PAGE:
- Walter Novak
- The potter's field boasts no sign or gravestones, only a single stone marker inscribed with a Bible verse.
"I believe that very, very few people come here," says the small, ruminative priest with soft blue eyes. "You can't even find the place. How can there be visitors?"
A teacher of moral theology at St. Mary's Seminary, Dunson wants the living to visit Cleveland's potter's field, where the city's destitute have been laid to rest in unmarked graves for almost a hundred years. If no one bothers to make the pilgrimage, he says, the place becomes nothing but a dumping ground for society's unwanted -- a convenient place to cover up our social ills with shovelfuls of dirt.
Overshadowed by its verdant neighbor, the Highland Park Golf Course, the lonely patch of land near Harvard and Green roads has no sign announcing it. Service workers and repeat visitors like Dunson know to keep their eyes peeled for a rugged path camouflaged by trees. Scattered, pink-tipped sticks that look like they mean something are its only distinguishing feature.
"I've talked to people who've played golf there 30 years who have no idea that it's there," says Dunson. Though technically part of the Highland Park Cemetery, the potter's field is not located on official cemetery grounds, as if to keep the rich and poor separated as far into the hereafter as God will allow.
A Cleveland priest for almost 20 years, Dunson himself only recently learned of the field's existence. Asked by a friend to say a special Memorial Day Mass there, he took a drive out to get the lay of the land. Though he had come prepared with written directions, he drove right by three times before he found the site with the help of a friendly groundskeeper, who led the way in his truck.
Troubled by the anonymity of the humble graveyard, where the names of the dead are written only on the wind, Dunson has tried to research its history at the city and county archives, but turned up little. He's also written newspaper commentaries to drum up public interest and perhaps get a sign erected, so the spot will be easier to find.
"People don't really want to acknowledge that [some] end up this way," he says. "And they do end up this way."
Francis Corrigan, the mortician who handles indigent burials for the city, says he buries three or four people a month in the potter's field. The city pays about $950 for the burial and a simple wooden casket. The state and, more recently, the county, used to have a backup fund for cities to tap into, but with this year's budget cuts, that cushion's gone now.
Some people who work with the homeless believe the cuts will lead to fewer burials in the potter's field and more cremations. "These are people with no family," laments Brian Davis, head of the Northeast Ohio Coalition for the Homeless. "They lived on the streets of Cleveland. We weren't able to take care of them when they were alive, and we can't take care of them when they die. Symbolically, it's cold and harsh."
Joe Gauntner, county director of health and human services, says the county had to make the cuts or be faced with cutting services like food stamps and health care that help people stay among the living. He's holding out hope that the city -- which is also cash-strapped -- will come up with more money of its own for burials.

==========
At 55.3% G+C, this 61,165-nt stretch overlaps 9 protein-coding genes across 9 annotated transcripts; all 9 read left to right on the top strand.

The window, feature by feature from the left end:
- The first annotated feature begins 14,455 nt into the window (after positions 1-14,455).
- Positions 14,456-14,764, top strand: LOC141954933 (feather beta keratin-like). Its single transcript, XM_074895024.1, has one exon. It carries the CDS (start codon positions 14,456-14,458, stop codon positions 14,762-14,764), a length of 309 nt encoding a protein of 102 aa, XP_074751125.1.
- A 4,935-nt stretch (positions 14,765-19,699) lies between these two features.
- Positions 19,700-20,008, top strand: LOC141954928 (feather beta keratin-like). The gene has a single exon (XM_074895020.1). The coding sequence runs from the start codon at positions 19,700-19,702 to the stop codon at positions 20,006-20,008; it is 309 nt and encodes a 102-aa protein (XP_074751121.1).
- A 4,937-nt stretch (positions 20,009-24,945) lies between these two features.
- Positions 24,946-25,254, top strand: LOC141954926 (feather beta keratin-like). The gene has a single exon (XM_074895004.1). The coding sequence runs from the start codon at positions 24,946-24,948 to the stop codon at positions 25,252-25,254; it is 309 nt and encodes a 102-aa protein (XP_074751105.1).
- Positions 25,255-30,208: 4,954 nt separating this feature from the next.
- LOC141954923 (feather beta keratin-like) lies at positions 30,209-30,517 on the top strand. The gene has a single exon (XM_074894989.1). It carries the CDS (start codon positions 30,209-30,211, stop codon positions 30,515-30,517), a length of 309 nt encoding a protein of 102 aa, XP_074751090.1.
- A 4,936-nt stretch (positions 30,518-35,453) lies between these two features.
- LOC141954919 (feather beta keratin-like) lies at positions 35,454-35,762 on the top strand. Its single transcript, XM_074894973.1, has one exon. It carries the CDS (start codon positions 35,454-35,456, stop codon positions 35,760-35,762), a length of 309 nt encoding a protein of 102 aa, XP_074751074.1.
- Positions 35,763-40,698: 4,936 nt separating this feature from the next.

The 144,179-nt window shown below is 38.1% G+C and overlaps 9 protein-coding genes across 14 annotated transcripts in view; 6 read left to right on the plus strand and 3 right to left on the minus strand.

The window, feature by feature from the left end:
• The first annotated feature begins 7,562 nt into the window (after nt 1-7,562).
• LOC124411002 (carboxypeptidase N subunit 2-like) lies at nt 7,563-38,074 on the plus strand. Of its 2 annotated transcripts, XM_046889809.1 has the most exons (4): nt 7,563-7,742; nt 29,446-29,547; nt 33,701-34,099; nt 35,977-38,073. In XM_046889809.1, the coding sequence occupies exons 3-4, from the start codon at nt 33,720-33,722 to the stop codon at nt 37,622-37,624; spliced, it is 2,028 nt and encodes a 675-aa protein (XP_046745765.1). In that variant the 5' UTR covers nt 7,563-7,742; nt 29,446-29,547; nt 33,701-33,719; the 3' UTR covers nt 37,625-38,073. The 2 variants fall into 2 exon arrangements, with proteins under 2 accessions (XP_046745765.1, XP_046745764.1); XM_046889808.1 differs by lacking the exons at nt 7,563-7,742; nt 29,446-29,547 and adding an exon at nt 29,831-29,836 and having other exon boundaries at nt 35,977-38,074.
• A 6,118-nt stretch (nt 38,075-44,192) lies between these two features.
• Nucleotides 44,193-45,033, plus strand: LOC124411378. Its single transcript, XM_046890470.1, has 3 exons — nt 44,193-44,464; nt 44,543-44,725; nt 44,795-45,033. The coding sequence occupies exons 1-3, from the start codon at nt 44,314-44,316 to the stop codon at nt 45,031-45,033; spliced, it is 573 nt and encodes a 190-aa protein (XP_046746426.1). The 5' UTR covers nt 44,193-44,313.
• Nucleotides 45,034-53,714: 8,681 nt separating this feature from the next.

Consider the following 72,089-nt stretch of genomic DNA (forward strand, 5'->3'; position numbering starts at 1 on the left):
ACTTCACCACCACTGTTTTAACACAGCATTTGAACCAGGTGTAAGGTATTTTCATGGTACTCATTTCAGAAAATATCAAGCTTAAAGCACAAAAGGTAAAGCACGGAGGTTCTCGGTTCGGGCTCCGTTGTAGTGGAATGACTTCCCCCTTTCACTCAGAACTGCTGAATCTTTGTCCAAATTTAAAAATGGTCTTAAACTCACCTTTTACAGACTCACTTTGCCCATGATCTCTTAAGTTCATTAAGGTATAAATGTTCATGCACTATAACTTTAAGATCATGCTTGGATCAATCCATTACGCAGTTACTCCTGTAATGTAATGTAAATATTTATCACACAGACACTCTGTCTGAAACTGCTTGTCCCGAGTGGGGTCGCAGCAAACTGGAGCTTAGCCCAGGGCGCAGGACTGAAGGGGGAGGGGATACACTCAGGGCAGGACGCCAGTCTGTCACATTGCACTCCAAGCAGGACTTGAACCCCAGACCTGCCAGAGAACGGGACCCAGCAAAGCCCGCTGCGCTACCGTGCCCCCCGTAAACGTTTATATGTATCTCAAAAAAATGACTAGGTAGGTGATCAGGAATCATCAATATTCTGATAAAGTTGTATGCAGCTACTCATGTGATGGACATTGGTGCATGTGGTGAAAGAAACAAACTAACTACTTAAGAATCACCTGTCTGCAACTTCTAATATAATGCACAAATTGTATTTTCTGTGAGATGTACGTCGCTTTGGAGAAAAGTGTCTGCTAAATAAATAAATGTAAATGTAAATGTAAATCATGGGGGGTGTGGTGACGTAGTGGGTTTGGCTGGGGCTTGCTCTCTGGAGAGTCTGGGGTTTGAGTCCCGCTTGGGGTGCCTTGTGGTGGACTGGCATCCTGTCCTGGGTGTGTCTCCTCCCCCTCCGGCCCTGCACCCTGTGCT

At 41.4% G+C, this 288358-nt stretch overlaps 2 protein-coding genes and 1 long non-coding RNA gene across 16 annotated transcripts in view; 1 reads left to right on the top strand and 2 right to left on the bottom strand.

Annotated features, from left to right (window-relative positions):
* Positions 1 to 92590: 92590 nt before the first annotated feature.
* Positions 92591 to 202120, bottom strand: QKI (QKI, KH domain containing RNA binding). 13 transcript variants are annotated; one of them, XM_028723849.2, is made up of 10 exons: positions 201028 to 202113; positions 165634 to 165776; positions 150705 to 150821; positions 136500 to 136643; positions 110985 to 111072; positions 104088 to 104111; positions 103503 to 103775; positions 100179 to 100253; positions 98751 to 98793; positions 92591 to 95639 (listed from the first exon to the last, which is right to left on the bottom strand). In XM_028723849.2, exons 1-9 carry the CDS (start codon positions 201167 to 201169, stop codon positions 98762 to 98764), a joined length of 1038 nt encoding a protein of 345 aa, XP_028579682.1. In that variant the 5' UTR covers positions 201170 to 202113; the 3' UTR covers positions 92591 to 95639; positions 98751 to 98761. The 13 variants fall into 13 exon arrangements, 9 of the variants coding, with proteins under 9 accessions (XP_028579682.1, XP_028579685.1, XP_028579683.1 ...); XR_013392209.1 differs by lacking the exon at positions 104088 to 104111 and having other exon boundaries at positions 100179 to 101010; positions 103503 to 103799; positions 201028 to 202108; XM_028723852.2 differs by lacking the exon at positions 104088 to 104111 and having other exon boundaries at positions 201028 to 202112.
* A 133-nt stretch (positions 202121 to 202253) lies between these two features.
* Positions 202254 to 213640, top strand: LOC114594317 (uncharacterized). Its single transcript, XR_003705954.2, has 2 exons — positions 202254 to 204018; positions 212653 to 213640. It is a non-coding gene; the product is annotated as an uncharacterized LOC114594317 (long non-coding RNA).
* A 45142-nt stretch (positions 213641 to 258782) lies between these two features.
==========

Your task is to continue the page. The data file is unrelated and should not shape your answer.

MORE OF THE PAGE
It's unlikely the indigent burials will stop altogether. While other types of social reforms have come and gone according to public sentiment and prevailing philosophies, cities have always kept graveyards for the penniless and friendless. It's our one enduring humane gesture.
This particular potter's field dates back to about 1904, when the city purchased a 2,000-acre piece of land in what was then called Warrensville Township. The extra acreage was sort of a campus for the area's undesirables: The city infirmary and the poorhouse were located there, along with the prison workhouse and various contagious-disease hospitals.
The potter's field is the only remnant of that quarantine. Dunson reads its no-name status as an indication that most people would prefer either to hear happy endings to stories of poverty or hear no endings at all.
But homeless advocate Bill Hahn, who drives around in his van, administering food and supplies to people living alone under bridges and in shanties by the railroad tracks, would rather not visit the potter's field for his own reasons. Every year, about 30 people he's tried to help end up dying of exposure or suicide or lack of treatment for a terminal illness. If he can't do much for them in life, he reasons, he certainly can't do anything for them after the fact.
Though he usually loses track of where his homeless friends are buried, he can name three people he thinks ended up in the potter's field last year. One of them was James Gratchen, a war veteran who died of exposure in the Family Dollar parking lot, right next to the Volunteers of America shelter. Another was "Chief," a well-known figure in homeless circles who saw his shanty razed to make way for a Taco Bell that was never built. The third was Johnny Davis, an old guy murdered near the recreation center where he used to sleep.
The city's longtime archivist, Martin Hauserman, says he knows little about the potter's field. It's not even mentioned in the Encyclopedia of Cleveland History, which does drop the name of Woodhaven, "the area's only pet cemetery." Hauserman says the lack of documentation of the place probably has much to do with civic "embarrassment about the use of land for burial of undesirables or untouchables."
Father Dunson says he hopes that the next time he says a Mass at the field, he does it with the blessing and support of the city, rather than quietly for a small group of friends. Life brought these people more than their share of invisibility; the least death can do is acknowledge them.